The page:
Naturally, then, Waitsgiving is a story about patience. Inspired in part by real-life events, it tells the story of a band who buried the only copy of their final album in a time capsule, and the holiday that sprang up around never opening said time capsule. Michener’s talent for crafting a catchy power-pop song is in full flower, as “Greatness Waitress” and “Pyrotechnic Geriatric,” both display. Waitsgiving also features some of the most openly emotional songs of Michener’s career, a fact he attributes to being a new parent. The gentle acoustic number “BBQ Artist,” for example, follows a local restaurant scion mourning the loss of his family’s restaurant: “It sucks/ Losing something you love/ Should add up/ I’m not sure it does.” Such an aching and simple statement may have seemed out of place in Michener’s earlier work, but he’s shifted his stance on sentimentality since then. “I’m normally someone who takes a step back and tries to approach it from either a funny point of view or from a third person point of view,” he explains. “I was trying to be emotionally risky. There’s some stuff in this album that I think would embarrass me in front of the right people.”
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Michener finished writing the record early in 2020, and was preparing to record when the COVID-19 crisis started ramping up. Again, the world conspired to scoop Michener. “When the pandemic hit, you know, there’s a real fear of not ever getting this album out. Clearly that is extremely coincidental, because it’s an album about an album that never comes out,” he clarified, “I was just like, I have to figure out how to get this out, I have to at least, somehow, get it recorded and get it documented—even if it doesn’t come out, like, let’s just have it on a hard drive somewhere.” As Michener’s job went remote, he was able to put that commute time into rigging up a home recording set-up, tuning his piano, and painstakingly piecing together Waitsgiving.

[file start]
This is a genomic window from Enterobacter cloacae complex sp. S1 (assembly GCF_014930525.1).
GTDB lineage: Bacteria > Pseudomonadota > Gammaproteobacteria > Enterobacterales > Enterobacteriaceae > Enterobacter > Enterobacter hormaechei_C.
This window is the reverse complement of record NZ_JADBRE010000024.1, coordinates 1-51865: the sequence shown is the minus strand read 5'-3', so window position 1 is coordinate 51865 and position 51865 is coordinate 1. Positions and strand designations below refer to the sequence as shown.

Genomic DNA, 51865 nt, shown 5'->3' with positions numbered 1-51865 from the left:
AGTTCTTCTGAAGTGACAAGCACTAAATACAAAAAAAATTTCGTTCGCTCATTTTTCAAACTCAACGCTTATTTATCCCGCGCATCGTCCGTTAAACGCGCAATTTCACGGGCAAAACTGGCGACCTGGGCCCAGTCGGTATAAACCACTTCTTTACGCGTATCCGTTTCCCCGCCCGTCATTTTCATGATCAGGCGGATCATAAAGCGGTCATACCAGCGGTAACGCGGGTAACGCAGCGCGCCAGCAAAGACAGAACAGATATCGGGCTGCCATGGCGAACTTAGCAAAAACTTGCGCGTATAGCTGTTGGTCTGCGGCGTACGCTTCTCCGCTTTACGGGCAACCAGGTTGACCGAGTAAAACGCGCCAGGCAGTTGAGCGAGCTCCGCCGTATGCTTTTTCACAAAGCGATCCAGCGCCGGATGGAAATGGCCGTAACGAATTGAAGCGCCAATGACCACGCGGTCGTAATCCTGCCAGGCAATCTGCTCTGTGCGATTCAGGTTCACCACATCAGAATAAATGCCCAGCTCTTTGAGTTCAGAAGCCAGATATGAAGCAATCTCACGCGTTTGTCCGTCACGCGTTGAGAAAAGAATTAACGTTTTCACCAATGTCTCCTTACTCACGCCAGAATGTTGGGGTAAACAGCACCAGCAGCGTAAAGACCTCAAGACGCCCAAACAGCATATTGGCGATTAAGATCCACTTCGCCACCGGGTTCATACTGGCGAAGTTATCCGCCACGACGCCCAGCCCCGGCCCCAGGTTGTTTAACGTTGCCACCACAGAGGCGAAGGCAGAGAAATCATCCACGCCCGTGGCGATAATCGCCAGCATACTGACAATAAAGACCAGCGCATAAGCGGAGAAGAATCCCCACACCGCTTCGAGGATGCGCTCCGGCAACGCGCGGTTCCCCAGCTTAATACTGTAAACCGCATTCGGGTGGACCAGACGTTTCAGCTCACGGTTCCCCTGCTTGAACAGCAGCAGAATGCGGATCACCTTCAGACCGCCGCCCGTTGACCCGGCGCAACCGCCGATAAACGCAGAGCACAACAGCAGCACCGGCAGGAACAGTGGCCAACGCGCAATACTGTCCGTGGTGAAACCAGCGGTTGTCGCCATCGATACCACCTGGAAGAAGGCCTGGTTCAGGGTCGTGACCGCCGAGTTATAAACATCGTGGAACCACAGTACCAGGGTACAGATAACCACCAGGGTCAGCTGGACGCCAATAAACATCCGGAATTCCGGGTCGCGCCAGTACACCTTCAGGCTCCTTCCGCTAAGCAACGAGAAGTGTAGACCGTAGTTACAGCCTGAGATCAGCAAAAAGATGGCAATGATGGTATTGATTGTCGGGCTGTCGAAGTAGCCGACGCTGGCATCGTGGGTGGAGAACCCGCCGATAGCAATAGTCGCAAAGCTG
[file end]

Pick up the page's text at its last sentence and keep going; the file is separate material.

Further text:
“The first guitar take I tried to do, I was really concentrating so hard. Just like, gripping the guitar so hard, like, you have to do this,” he says, “And my three-year-old daughter sneaked in while my eyes are closed…and she has Minnie Mouse slippers on her hands and she’s pretending to be a dog. She put her hands on my lap and started barking. I got so freaked out. That was like a really great reminder of like, hey, chill out, stop building this up in your head so much.” Like many of his characters, it’s clear Michener feels a lot of pressure around his artistic endeavors. There’s an urgency to his songs, even when they’re exhorting you to wait, to appreciate the world you currently have. Waitsgiving is the story of a small scene, of the way local restaurants and bands and bookstores form a community, but it’s also a story about creating and accepting your own definition for success. It’s the kind of success built with songs, with family, with community. Call it the Fishboy creed.